Originally Posted by Telly View Post
With that title, I was going to say "My apologies to Janis"... but would it matter?

My target AA is 60/40, with rebal triggers at 55% and 65%, The 60 has been creeping up, now just over 64%.
With the S&P 500 at all-time highs, and with a psychological threshold at 1900, it would at first seem like I should do a rebal any day now.

But it would be going into an Intermediate Term bond fund (that actually is a short intermediate... or a long short-term ) in my IRA. I must admit I'm having some hesitancy with piling $ into a bond fund right now. Thoughts of "well, 60/40 was an arbitrary selection, maybe 65/35 as an AA is OK too".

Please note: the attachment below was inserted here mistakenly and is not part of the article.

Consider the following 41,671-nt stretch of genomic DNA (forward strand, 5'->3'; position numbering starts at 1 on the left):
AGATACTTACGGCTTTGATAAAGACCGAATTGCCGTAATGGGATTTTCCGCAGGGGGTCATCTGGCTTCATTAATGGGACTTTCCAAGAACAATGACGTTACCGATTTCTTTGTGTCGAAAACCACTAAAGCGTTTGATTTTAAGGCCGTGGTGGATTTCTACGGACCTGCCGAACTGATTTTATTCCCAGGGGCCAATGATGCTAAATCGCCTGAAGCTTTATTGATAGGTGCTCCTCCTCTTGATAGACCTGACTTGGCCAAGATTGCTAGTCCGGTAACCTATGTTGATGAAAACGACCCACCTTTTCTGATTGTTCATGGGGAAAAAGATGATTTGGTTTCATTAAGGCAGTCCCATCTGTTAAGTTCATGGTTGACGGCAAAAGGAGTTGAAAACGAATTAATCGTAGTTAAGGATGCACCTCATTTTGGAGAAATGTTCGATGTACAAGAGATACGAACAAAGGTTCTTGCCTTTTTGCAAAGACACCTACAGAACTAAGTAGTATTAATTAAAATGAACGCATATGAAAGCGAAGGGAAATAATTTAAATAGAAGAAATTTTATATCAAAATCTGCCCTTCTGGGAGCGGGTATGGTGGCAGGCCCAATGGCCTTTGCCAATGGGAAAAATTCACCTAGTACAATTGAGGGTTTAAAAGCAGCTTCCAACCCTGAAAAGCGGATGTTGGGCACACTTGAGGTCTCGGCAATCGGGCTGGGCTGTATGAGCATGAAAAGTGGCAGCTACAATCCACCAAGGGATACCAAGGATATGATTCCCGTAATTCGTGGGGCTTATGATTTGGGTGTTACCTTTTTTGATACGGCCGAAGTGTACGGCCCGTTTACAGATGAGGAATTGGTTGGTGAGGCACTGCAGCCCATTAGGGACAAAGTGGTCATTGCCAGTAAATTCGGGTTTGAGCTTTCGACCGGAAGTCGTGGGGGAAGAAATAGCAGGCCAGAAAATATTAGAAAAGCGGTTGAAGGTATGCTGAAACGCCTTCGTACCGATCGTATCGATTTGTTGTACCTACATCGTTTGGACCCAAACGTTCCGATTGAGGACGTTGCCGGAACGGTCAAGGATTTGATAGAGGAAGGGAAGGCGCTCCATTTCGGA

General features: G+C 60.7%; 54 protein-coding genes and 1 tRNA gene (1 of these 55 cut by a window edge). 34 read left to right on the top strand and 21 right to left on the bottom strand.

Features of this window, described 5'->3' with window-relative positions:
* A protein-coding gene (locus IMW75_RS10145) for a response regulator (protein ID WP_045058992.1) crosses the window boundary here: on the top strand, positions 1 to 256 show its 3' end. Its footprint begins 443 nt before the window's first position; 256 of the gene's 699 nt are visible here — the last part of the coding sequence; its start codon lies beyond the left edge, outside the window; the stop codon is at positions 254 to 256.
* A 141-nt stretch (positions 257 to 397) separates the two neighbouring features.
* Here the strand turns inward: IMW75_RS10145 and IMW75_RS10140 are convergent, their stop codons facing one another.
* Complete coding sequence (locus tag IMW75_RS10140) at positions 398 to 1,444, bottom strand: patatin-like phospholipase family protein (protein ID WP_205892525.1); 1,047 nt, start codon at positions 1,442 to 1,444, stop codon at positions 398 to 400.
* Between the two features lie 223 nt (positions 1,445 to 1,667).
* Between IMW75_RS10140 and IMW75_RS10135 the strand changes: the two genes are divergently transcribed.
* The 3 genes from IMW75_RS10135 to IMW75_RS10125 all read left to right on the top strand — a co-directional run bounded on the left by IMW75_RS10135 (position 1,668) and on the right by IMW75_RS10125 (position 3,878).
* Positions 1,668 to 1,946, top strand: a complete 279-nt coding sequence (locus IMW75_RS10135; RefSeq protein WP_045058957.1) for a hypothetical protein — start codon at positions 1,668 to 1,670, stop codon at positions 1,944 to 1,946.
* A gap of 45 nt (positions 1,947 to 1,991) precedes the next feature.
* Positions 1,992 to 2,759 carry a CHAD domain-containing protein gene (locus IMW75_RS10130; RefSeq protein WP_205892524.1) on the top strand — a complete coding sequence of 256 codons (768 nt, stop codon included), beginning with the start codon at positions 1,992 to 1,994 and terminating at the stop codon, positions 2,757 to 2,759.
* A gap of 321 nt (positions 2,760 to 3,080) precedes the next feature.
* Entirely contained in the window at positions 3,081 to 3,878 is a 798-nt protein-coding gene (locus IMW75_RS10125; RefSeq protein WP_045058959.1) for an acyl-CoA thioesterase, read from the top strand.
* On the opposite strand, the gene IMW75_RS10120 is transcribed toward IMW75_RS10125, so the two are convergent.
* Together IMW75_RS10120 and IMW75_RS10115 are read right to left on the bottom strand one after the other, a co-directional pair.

See the games I'm starting to think of?

I know the "right" thing to do is to stick with my target AA and just do the rebal.

Anyone else having this problem now?
Nope. AA is still 100% equities (except for a little Wellesley). Waiting for a bit more cash to buy more KMI.
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Old 05-14-2014, 09:25 AM   #6
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Rebalanced into my 401k stable value type fund(Federal TSP G Fund) last year. Hold some bonds in Wellesley, Wellington & VG Balanced (60/40) fund, just holding on to those. Lat time I checked my equities were up from 60% to 65% but they would have to go way higher for me to rebalance and since we are at a new market high I think it is less likely they will go way up. Hope equities don't fall through the floor, although that would send me out buying, holding 7% cash of emergencies and real buying opportunities.